‘An artistic matrix’: Peru’s first visual arts festival attracts painters, artisans and crowds | Local News

PERU — Lacy Moore stood outside the Miami County Courthouse on Saturday painting a colorful fishman dressed as an English gentleman.

She said the image was inspired by Peruvian circus roots and old carnival shows. The background of the painting represented sunbeams inspired by the architecture of the courthouse.

But Moore was not alone in her artistic endeavor. Across the city, dozens of painters also worked on pieces depicting local buildings and scenes as part of Peru’s first-ever Visual Arts Festival.

The event ran all day Saturday, with nearly 40 vendors set up around the courthouse square selling unique items such as paintings and handcrafted wooden artwork.

In the morning, more than 30 children from the county’s three school districts gathered for an outdoor painting contest along the Wabash River with local artist JO Buffington.

At 1 p.m., all of the children gathered near the courthouse, where Antonia Dornich, a German exchange student at Maconaquah High School, won first place and a $200 prize. Dornich accepted the award with a beaming smile as she held her painting.

The festival was the culmination of eight months of planning after the city’s community arts council decided to organize the event to support Peruvian artists while contributing to downtown economic development.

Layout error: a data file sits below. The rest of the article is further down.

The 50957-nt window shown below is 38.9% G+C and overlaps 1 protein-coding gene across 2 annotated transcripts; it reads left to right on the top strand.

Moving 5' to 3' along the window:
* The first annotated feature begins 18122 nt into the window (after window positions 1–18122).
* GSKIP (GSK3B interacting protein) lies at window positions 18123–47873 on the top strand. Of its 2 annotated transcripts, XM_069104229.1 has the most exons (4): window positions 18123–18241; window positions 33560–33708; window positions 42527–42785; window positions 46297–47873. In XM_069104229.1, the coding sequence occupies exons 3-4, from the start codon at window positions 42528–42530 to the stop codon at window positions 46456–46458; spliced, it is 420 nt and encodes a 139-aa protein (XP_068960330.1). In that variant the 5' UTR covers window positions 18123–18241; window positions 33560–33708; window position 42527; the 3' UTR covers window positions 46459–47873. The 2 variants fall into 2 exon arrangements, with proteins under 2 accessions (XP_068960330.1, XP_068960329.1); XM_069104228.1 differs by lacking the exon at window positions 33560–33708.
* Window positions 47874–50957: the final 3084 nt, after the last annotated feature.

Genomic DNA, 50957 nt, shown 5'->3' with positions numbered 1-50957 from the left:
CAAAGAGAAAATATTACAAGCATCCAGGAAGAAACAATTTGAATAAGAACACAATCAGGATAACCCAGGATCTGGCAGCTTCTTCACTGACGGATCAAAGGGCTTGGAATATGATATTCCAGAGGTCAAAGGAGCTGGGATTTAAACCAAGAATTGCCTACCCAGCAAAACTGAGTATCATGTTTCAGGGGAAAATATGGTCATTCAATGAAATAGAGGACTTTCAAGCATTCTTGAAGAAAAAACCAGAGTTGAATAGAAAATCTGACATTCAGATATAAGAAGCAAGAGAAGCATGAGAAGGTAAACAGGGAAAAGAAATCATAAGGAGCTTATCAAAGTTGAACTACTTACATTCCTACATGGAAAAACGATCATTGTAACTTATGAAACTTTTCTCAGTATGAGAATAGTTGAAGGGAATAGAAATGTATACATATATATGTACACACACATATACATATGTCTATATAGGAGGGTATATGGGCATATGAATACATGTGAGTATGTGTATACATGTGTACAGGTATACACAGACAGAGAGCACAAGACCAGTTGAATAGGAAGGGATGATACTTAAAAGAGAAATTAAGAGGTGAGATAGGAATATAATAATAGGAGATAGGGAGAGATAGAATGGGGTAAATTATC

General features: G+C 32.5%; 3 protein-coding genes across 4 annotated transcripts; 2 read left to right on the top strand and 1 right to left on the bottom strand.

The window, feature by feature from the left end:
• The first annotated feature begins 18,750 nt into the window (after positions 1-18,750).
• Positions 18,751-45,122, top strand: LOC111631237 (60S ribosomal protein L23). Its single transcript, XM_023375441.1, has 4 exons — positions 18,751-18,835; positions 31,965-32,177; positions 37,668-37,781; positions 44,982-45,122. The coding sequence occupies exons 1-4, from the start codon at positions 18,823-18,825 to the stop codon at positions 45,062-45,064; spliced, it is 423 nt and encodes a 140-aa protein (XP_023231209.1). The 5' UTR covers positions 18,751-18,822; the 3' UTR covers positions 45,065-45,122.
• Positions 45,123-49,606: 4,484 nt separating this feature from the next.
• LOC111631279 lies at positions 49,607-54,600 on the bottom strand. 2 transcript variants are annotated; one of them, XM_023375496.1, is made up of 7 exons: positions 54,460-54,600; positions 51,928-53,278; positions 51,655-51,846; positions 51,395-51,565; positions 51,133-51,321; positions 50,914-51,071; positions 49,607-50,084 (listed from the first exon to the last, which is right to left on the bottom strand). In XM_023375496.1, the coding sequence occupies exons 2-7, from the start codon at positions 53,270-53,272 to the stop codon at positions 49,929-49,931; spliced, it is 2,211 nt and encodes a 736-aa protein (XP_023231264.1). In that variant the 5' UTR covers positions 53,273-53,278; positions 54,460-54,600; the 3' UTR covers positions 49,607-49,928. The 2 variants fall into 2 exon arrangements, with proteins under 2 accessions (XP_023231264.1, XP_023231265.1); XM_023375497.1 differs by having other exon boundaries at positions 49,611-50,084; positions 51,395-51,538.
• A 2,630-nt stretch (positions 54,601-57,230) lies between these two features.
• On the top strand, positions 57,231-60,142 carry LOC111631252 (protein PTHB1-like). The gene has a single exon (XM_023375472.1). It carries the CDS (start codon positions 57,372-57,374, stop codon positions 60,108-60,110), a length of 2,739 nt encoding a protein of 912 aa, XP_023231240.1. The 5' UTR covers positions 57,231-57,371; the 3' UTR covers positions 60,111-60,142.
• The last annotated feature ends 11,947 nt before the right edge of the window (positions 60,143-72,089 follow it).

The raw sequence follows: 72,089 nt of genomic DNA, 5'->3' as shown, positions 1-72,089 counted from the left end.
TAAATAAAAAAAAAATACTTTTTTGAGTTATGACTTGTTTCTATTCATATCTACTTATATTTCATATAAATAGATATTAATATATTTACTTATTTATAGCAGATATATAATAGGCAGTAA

Marlene Mickelson, executive director of the Miami County Artisan Gallery, the nonprofit organization under which the festival was run, said the event was meant to give local artists some exposure. It also aimed to attract people from downtown to support the city’s three art galleries and two studios, where people can take classes in glass and pottery.

“We need to promote artists here in Peru,” Mickelson said. “Peru just has a plethora of artists.”

This promotion went beyond the sellers. Inside nearly every downtown restaurant hung 60 paintings by local artists that festival-goers could vote on for a People’s Choice award. They could also buy the paintings.

“It’s really a partnership and the whole city got involved,” Mickelson said of the festival.

For Michelle Waite, a local artist who makes unique wooden pieces called soulful stix, the event was a great way to showcase her work to the world. His pieces were on display to visitors under a tent in the square, where Waite managed to sell a few of his pieces.

She said she particularly likes the festival because it’s close to home and supports local businesses.

“I thought that was a really cool idea with the paintings and the vendors and the galleries having exhibits and events,” she said.

These gallery events included special artist exhibitions, as well as live music. At the Miami County Artisan Gallery, people could also bid to have a portrait done by one of six local painters. All proceeds were donated to a new arts scholarship for students.

Patrick Redmon, an art teacher at Maconaquah Middle School who co-hosted the event, said the festival was the perfect way to energize the city’s art scene.

He said that with strong turnout and community support, they plan to hold the event again next year.

But the festival’s ultimate goal, Redmon said, is to transform Peru into a sort of “artistic matrix” where people feel inspired to pursue their own creative passions.

And with artists like Moore drawing inspiration from the city for his Fishman painting, the festival was an important first step in achieving that goal.

“Since growing up here, I’ve really seen the creativity of Peruvian artists blossom,” Redmon said. “They just need a place to meet and show it to the public. I really think it will help increase artistic culture in Peru.

Briana R. Cross